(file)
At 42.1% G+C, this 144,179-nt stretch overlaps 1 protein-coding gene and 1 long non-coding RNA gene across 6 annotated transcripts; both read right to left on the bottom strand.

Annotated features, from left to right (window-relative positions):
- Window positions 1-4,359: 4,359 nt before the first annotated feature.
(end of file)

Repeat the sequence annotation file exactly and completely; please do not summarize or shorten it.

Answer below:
At 42.1% G+C, this 144,179-nt stretch overlaps 1 protein-coding gene and 1 long non-coding RNA gene across 6 annotated transcripts; both read right to left on the bottom strand.

Annotated features, from left to right (window-relative positions):
- Window positions 1-4,359: 4,359 nt before the first annotated feature.